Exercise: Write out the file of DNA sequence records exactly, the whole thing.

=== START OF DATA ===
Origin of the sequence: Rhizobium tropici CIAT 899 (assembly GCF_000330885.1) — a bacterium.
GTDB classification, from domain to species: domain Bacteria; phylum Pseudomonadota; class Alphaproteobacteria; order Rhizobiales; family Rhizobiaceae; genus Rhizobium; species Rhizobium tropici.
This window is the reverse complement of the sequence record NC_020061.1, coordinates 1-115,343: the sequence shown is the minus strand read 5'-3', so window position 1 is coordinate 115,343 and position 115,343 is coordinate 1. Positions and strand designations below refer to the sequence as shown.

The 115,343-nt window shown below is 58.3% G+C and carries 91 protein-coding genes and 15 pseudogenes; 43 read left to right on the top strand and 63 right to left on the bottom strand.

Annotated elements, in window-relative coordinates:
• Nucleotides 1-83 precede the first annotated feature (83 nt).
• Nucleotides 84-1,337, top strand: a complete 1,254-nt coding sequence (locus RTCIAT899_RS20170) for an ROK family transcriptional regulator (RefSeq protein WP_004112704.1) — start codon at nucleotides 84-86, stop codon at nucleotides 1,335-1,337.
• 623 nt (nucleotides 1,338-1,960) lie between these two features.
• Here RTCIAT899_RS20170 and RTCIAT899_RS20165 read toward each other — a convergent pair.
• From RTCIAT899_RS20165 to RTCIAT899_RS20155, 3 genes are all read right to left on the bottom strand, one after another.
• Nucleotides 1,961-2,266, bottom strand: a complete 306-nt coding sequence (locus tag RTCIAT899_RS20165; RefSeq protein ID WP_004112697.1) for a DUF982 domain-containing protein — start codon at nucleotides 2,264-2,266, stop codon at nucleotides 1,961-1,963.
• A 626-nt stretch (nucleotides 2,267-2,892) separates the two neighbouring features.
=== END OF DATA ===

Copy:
Origin of the sequence: Rhizobium tropici CIAT 899 (assembly GCF_000330885.1) — a bacterium.
GTDB classification, from domain to species: domain Bacteria; phylum Pseudomonadota; class Alphaproteobacteria; order Rhizobiales; family Rhizobiaceae; genus Rhizobium; species Rhizobium tropici.
This window is the reverse complement of the sequence record NC_020061.1, coordinates 1-115,343: the sequence shown is the minus strand read 5'-3', so window position 1 is coordinate 115,343 and position 115,343 is coordinate 1. Positions and strand designations below refer to the sequence as shown.

The 115,343-nt window shown below is 58.3% G+C and carries 91 protein-coding genes and 15 pseudogenes; 43 read left to right on the top strand and 63 right to left on the bottom strand.

Annotated elements, in window-relative coordinates:
• Nucleotides 1-83 precede the first annotated feature (83 nt).
• Nucleotides 84-1,337, top strand: a complete 1,254-nt coding sequence (locus RTCIAT899_RS20170) for an ROK family transcriptional regulator (RefSeq protein WP_004112704.1) — start codon at nucleotides 84-86, stop codon at nucleotides 1,335-1,337.
• 623 nt (nucleotides 1,338-1,960) lie between these two features.
• Here RTCIAT899_RS20170 and RTCIAT899_RS20165 read toward each other — a convergent pair.
• From RTCIAT899_RS20165 to RTCIAT899_RS20155, 3 genes are all read right to left on the bottom strand, one after another.
• Nucleotides 1,961-2,266, bottom strand: a complete 306-nt coding sequence (locus tag RTCIAT899_RS20165; RefSeq protein ID WP_004112697.1) for a DUF982 domain-containing protein — start codon at nucleotides 2,264-2,266, stop codon at nucleotides 1,961-1,963.
• A 626-nt stretch (nucleotides 2,267-2,892) separates the two neighbouring features.